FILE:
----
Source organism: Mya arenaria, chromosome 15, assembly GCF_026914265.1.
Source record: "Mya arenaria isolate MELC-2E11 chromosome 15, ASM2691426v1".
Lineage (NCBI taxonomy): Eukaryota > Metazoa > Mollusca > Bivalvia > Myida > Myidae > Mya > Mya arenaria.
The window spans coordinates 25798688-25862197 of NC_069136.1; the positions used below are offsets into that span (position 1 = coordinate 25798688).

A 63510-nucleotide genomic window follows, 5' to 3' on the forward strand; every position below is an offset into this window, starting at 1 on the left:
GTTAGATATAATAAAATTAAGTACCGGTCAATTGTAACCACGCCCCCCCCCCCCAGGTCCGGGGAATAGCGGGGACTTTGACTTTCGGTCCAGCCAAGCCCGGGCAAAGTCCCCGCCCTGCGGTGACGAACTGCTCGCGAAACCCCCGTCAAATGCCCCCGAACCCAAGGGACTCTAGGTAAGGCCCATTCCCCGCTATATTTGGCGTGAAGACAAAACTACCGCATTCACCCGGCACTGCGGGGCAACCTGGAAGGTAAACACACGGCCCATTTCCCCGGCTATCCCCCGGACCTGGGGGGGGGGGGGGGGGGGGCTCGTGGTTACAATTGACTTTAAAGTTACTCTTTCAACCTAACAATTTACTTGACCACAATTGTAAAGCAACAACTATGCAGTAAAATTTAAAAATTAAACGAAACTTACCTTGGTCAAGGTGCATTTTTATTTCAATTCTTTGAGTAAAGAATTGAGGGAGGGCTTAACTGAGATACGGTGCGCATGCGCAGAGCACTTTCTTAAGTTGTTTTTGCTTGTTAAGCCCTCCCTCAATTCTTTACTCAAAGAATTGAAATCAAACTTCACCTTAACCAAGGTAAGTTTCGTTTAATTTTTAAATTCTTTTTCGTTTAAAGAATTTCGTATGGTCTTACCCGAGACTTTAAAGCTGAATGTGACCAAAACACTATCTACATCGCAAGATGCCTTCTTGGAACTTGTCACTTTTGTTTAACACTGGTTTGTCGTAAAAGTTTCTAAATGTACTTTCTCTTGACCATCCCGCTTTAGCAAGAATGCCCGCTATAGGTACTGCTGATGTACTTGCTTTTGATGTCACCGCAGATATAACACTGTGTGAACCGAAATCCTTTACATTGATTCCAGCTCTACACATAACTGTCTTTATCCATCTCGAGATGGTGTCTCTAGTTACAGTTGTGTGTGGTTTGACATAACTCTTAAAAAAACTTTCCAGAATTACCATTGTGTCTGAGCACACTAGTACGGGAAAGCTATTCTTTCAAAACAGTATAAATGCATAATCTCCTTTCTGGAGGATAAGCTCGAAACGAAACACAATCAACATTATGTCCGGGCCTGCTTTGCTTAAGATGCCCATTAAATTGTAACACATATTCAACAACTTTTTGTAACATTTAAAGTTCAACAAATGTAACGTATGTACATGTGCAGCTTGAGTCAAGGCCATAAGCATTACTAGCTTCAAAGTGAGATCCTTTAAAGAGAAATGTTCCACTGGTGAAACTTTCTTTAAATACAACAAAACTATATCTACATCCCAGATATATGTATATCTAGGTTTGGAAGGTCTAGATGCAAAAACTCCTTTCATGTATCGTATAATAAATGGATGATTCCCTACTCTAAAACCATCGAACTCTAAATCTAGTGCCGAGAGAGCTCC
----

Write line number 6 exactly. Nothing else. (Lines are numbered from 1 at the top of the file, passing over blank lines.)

GTTAGATATAATAAAATTAAGTACCGGTCAATTGTAACCACGCCCCCCCCCCCCAGGTCCGGGGAATAGCGGGGACTTTGACTTTCGGTCCAGCCAAGCCCGGGCAAAGTCCCCGCCCTGCGGTGACGAACTGCTCGCGAAACCCCCGTCAAATGCCCCCGAACCCAAGGGACTCTAGGTAAGGCCCATTCCCCGCTATATTTGGCGTGAAGACAAAACTACCGCATTCACCCGGCACTGCGGGGCAACCTGGAAGGTAAACACACGGCCCATTTCCCCGGCTATCCCCCGGACCTGGGGGGGGGGGGGGGGGGGGCTCGTGGTTACAATTGACTTTAAAGTTACTCTTTCAACCTAACAATTTACTTGACCACAATTGTAAAGCAACAACTATGCAGTAAAATTTAAAAATTAAACGAAACTTACCTTGGTCAAGGTGCATTTTTATTTCAATTCTTTGAGTAAAGAATTGAGGGAGGGCTTAACTGAGATACGGTGCGCATGCGCAGAGCACTTTCTTAAGTTGTTTTTGCTTGTTAAGCCCTCCCTCAATTCTTTACTCAAAGAATTGAAATCAAACTTCACCTTAACCAAGGTAAGTTTCGTTTAATTTTTAAATTCTTTTTCGTTTAAAGAATTTCGTATGGTCTTACCCGAGACTTTAAAGCTGAATGTGACCAAAACACTATCTACATCGCAAGATGCCTTCTTGGAACTTGTCACTTTTGTTTAACACTGGTTTGTCGTAAAAGTTTCTAAATGTACTTTCTCTTGACCATCCCGCTTTAGCAAGAATGCCCGCTATAGGTACTGCTGATGTACTTGCTTTTGATGTCACCGCAGATATAACACTGTGTGAACCGAAATCCTTTACATTGATTCCAGCTCTACACATAACTGTCTTTATCCATCTCGAGATGGTGTCTCTAGTTACAGTTGTGTGTGGTTTGACATAACTCTTAAAAAAACTTTCCAGAATTACCATTGTGTCTGAGCACACTAGTACGGGAAAGCTATTCTTTCAAAACAGTATAAATGCATAATCTCCTTTCTGGAGGATAAGCTCGAAACGAAACACAATCAACATTATGTCCGGGCCTGCTTTGCTTAAGATGCCCATTAAATTGTAACACATATTCAACAACTTTTTGTAACATTTAAAGTTCAACAAATGTAACGTATGTACATGTGCAGCTTGAGTCAAGGCCATAAGCATTACTAGCTTCAAAGTGAGATCCTTTAAAGAGAAATGTTCCACTGGTGAAACTTTCTTTAAATACAACAAAACTATATCTACATCCCAGATATATGTATATCTAGGTTTGGAAGGTCTAGATGCAAAAACTCCTTTCATGTATCGTATAATAAATGGATGATTCCCTACTCTAAAACCATCGAACTCTAAATCTAGTGCCGAGAGAGCTCC